If someone had told White Sox right-hander Lucas Giolito last season that he would have done what he did in his record-setting outing Thursday, he wouldn’t have believed them.
Catcher James McCann and manager Rick Renteria wouldn’t have, either.
In the Sox’ 6-3 loss to the Royals at Guaranteed Rate Field, Giolito struck out a franchise-record eight consecutive batters. And he did it efficiently, too, throwing only 34 pitches in those strikeouts.
When Royals shortstop Nicky Lopez finally broke Giolito’s strikeout streak with a grounder to end the fifth inning, manager Ned Yost stood up and screamed as though his team had hit a game-winning home run.
‘‘I didn’t want to see nine consecutive strikeouts,’’ Yost said after the game. ‘‘Giolito has been tough on us all year long. The improvements he has made have been impressive. His development as a pitcher is probably the most impressive thing I’ve seen all year long.’’
In the moment, Giolito said he didn’t even realize he had struck out eight batters in a row.
‘‘I thought it was six in a row; I forgot the first two,’’ he said. ‘‘I pretty much [felt] fully confident in every pitch I was throwing, like I knew the result before I threw the pitch. When you have that feeling as a pitcher, you want to ride it out as long as you can.’’
Unfortunately, Giolito lost his groove in the sixth. After walking Whit Merrifield and allowing a single to Jorge Soler, Giolito gave up a three-run home run to Hunter Dozier.
But rather than make a bad inning uglier, which happened frequently last season, Giolito kept his composure and finished with three consecutive outs.
In all, Giolito struck out 12 in six innings. It was the sixth time this season he had 10 or more strikeouts in a game.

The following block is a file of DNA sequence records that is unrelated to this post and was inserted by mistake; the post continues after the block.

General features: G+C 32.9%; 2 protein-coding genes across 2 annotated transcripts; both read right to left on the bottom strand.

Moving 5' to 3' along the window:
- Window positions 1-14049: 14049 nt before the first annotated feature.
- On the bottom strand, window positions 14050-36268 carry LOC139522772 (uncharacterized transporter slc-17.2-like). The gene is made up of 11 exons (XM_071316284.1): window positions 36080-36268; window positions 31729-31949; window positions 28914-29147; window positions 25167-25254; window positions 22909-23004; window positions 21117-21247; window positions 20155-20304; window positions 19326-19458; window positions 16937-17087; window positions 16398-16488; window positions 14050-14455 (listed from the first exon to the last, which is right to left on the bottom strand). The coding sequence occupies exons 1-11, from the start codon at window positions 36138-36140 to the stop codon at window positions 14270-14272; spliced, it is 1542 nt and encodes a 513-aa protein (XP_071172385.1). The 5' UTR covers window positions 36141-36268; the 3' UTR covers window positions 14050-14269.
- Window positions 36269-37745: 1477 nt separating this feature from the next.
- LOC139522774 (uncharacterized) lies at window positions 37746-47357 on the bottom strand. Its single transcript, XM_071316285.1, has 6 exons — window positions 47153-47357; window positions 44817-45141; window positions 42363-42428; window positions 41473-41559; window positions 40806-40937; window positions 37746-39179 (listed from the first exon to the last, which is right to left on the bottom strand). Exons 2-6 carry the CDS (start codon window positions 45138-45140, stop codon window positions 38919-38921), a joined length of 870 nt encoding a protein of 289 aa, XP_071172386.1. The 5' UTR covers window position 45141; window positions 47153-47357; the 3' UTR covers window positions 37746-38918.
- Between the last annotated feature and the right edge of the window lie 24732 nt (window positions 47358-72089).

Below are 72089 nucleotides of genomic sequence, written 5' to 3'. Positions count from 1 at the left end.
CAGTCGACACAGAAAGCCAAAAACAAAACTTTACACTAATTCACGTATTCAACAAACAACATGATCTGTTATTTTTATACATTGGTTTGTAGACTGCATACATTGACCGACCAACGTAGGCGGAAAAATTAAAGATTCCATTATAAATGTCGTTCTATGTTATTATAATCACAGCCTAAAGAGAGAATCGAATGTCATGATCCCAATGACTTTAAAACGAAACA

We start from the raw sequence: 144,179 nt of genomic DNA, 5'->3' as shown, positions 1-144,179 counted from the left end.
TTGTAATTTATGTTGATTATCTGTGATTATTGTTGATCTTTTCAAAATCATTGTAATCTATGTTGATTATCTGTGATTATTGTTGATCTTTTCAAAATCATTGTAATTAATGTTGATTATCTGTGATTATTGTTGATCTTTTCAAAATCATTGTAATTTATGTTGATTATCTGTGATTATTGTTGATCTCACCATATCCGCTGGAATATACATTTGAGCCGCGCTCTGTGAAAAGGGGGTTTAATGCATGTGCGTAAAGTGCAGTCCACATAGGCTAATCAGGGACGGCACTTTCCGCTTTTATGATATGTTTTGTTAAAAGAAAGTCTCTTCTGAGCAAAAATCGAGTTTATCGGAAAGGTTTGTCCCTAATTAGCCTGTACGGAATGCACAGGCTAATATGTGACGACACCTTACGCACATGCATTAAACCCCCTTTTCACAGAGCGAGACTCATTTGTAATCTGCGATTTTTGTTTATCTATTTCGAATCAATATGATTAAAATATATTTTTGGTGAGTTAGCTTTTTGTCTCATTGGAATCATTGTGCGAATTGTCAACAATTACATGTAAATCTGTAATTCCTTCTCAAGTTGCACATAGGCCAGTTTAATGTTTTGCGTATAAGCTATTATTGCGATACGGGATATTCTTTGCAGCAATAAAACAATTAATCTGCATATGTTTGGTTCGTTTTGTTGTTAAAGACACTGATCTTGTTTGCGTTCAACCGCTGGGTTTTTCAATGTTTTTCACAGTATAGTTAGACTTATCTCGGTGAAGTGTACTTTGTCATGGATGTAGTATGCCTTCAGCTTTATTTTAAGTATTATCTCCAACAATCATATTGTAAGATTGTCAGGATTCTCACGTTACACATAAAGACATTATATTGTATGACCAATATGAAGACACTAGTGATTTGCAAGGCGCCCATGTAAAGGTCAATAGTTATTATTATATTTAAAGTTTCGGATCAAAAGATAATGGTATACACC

‘‘The stuff was good today,’’ Renteria said. ‘‘Good fastball, changeup. The eight strikeouts in a row shows you the ability he has to shut down the offense.’’
Giolito’s rise from being one of the worst pitchers in the majors last season to being one of the best this season has been well-documented. His performance Thursday was just another reminder to the Sox that Giolito is here to stay.
‘‘He’s well on his way to being an excellent big-league starter for us,’’ Renteria said. ‘‘And we are expecting and anticipating he’s going to be a big piece of us moving forward the rest of the year and next year and the coming years.’’
Yoan Moncada went 3-for-5 with a run scored and Tim Anderson, who leads the American League with a .333 batting average, went 2-for-5 for the Sox.
Though the loss assured the Sox (64-82) of their seventh consecutive sub-.500 season, Renteria said he thinks there are brighter days ahead.
‘‘I’m expecting that this is it,’’ he said of the losing seasons. ‘‘We are trying to win. . . . I know there’s still refining to do, but I’ll be honest with you: We are finishing this season, and we are talking about coming into next season ready to battle — period, exclamation point. That’s what we are looking to do.’’